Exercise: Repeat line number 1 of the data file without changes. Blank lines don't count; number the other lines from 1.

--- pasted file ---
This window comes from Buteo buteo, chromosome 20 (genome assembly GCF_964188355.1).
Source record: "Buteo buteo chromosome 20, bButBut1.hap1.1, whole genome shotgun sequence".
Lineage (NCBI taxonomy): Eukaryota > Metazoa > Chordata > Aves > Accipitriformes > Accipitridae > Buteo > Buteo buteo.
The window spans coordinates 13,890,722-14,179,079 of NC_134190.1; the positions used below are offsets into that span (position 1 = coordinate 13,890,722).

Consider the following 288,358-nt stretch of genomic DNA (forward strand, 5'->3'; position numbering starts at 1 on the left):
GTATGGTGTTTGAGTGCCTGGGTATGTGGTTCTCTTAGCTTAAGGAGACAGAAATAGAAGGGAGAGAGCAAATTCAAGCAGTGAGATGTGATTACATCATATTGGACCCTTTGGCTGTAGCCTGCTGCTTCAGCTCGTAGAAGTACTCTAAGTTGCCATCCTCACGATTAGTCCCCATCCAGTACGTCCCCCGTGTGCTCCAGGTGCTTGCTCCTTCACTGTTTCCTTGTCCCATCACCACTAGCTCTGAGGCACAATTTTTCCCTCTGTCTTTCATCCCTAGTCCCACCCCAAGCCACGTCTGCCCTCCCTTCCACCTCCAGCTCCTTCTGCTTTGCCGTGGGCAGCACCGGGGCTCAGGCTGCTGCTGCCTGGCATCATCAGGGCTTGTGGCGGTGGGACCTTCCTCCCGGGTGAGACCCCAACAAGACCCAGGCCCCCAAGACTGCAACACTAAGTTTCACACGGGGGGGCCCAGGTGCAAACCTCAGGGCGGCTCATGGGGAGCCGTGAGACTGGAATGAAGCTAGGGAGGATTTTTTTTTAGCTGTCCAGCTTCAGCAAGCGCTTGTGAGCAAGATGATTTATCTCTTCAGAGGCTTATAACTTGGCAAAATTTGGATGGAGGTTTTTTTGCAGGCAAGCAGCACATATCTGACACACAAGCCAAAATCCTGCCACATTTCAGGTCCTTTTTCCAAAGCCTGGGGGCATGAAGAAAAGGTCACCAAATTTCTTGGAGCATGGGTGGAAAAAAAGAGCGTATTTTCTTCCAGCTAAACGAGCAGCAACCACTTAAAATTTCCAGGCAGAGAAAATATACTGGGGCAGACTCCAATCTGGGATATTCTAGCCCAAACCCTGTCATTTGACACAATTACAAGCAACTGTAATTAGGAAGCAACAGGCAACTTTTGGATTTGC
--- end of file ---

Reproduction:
This window comes from Buteo buteo, chromosome 20 (genome assembly GCF_964188355.1).